Seeing a Psychologist Doesn’t Make You Crazy
“I go to a psychologist and I’m not crazy. Besides, crazy is a label that should never be used to refer to people with mental problems. I go to a psychologist to help me change my bulb when it seems to have blown out.
I go to a psychologist because I need to organize my thoughts, manage my emotions, and learn how to live better. I go because it makes me feel good, because it helps me find the resources I need, in order to face life and find happiness.
I know the sound of stones crashing at my feet and blocking my path. I know how much it burns when you can’t find meaning in life, when you can’t put your feelings to words, when you can’t stop thinking that everything will go wrong, when you can’t find an exit that leads back to life.”
This could be said by anyone who goes to therapy. Regardless of one’s reasons for going to therapy, there is nothing wrong with it. On the contrary, it takes a lot of courage to take that step and allow a professional to help you untie your most intimate knots.
The stigma surrounding mental health
Going to therapy is viewed negatively. In fact, if you do, it feels like society is pointing its finger at you. However, as many professionals rightfully say, you don’t have to have uterine cancer to go to a gynecologist. So why doesn’t everybody go to a psychologist when they feel bad (i.e. anxious, distressed, or stuck)?
Maybe it’s because overcoming certain problems isn’t as easy as taking a pill. Maybe it’s because we live in a society of quick fixes, in search of the happy pill. Maybe it’s because we too easily scoff at the importance of working through an inner pain that has no name.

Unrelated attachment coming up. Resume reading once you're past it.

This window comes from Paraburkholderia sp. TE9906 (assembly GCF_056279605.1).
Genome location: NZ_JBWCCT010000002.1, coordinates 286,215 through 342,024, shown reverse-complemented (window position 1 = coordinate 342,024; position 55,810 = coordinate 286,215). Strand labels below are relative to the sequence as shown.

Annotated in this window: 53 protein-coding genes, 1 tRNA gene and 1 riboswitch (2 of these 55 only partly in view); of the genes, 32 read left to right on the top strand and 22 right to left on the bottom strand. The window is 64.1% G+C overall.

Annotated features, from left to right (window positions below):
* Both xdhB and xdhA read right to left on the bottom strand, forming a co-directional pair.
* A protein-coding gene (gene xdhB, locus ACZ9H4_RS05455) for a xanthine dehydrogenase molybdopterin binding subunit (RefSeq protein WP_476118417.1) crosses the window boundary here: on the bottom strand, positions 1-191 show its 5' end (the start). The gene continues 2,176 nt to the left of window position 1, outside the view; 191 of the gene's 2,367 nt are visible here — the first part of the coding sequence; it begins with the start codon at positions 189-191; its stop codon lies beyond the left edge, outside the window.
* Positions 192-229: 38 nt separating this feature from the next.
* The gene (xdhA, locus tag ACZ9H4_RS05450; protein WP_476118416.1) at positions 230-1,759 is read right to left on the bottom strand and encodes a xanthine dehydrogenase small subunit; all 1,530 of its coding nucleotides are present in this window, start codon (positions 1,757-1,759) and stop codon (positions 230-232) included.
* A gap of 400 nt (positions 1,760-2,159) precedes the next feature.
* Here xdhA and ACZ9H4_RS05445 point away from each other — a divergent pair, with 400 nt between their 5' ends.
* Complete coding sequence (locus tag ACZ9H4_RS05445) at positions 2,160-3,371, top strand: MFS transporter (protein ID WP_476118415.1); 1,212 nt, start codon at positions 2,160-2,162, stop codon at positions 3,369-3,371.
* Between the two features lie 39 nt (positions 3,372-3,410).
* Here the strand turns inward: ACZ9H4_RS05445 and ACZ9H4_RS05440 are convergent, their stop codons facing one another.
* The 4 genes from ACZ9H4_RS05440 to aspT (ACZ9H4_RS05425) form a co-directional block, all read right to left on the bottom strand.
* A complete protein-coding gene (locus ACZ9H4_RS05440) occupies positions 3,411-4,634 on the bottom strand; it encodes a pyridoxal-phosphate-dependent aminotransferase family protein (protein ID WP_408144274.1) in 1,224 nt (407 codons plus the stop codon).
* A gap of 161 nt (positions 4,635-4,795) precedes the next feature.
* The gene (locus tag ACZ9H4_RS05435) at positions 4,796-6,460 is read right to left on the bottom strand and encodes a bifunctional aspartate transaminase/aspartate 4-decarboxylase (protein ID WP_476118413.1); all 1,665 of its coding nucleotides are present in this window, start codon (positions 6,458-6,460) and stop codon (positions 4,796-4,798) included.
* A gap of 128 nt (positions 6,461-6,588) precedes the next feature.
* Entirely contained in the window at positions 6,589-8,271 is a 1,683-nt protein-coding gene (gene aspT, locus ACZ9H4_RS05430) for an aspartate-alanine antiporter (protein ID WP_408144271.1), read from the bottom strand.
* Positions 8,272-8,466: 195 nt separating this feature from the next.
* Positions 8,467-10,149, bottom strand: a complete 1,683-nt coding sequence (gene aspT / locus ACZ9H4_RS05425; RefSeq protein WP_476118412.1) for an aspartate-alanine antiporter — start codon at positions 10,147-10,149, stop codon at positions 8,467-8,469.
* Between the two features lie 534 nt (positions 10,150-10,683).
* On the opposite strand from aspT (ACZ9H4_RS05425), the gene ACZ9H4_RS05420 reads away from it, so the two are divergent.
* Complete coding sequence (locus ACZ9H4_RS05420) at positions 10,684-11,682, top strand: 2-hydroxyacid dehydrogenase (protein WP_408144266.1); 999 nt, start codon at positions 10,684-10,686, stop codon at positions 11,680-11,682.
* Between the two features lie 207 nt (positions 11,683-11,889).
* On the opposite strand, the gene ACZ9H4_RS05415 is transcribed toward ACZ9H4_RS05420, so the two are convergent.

The thing is that we don’t pay enough attention to psychological problems. Emotional difficulties seem secondary to us, and so we don’t allow ourselves to look into them more deeply. What’s more, doing so seems like a sign of weakness.
We scratch our heads when the wound is more difficult to heal, but we don’t realize that, obviously, if we had paid attention sooner to the signs and symptoms that indicated something was wrong, the pain wouldn’t have spread like that.
You have to be really brave to acknowledge that twinge in your stomach caused by your emotions. You have to be really brave to open your mind and your inner world to a professional. You have to have a lot of courage to acknowledge that there’s something that you need to change.
You have to be incredibly strong to have the courage to change yourself and work on yourself. It’s a psychological achievement to recognize this and give yourself the opportunity to manage your expectations.
Because questions can often help you find the key to progress. Because the support of a psychologist is key to making sense of your problems and figuring out how to conquer them. People who go to therapy don’t always have a mental disorder, nor is psychology simply common sense.
What you achieve through therapy goes much farther than ordinary listening. It’s more than just an intimate conversation. It involves changing the light bulb using a balanced and objective framework.
The knowledge and techniques used by psychologists are based on scientific research, which validates the therapeutic process. That is the value of psychology: professionally supporting the search for answers; the creation of questions; the knowledge of emotions, thoughts, qualities, resources, and negative patterns. This is therefore a beautiful path for those who have the courage to follow it.